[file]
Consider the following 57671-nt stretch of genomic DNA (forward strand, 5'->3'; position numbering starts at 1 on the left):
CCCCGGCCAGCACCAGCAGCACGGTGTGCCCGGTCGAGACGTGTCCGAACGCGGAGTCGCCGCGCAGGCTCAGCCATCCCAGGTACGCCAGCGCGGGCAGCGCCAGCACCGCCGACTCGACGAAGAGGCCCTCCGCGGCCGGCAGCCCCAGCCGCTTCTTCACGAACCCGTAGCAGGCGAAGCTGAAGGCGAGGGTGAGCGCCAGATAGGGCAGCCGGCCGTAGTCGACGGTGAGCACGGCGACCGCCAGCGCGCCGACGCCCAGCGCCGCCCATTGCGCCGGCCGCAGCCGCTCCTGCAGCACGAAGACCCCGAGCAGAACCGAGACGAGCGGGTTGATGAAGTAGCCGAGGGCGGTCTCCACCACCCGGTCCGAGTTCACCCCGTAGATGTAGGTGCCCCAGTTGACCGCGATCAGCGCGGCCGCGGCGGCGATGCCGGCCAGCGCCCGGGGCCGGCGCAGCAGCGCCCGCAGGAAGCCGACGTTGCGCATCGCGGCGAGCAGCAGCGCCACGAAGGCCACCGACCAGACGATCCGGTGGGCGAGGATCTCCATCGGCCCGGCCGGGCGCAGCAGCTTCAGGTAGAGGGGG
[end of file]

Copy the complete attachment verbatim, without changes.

Consider the following 57671-nt stretch of genomic DNA (forward strand, 5'->3'; position numbering starts at 1 on the left):
CCCCGGCCAGCACCAGCAGCACGGTGTGCCCGGTCGAGACGTGTCCGAACGCGGAGTCGCCGCGCAGGCTCAGCCATCCCAGGTACGCCAGCGCGGGCAGCGCCAGCACCGCCGACTCGACGAAGAGGCCCTCCGCGGCCGGCAGCCCCAGCCGCTTCTTCACGAACCCGTAGCAGGCGAAGCTGAAGGCGAGGGTGAGCGCCAGATAGGGCAGCCGGCCGTAGTCGACGGTGAGCACGGCGACCGCCAGCGCGCCGACGCCCAGCGCCGCCCATTGCGCCGGCCGCAGCCGCTCCTGCAGCACGAAGACCCCGAGCAGAACCGAGACGAGCGGGTTGATGAAGTAGCCGAGGGCGGTCTCCACCACCCGGTCCGAGTTCACCCCGTAGATGTAGGTGCCCCAGTTGACCGCGATCAGCGCGGCCGCGGCGGCGATGCCGGCCAGCGCCCGGGGCCGGCGCAGCAGCGCCCGCAGGAAGCCGACGTTGCGCATCGCGGCGAGCAGCAGCGCCACGAAGGCCACCGACCAGACGATCCGGTGGGCGAGGATCTCCATCGGCCCGGCCGGGCGCAGCAGCTTCAGGTAGAGGGGG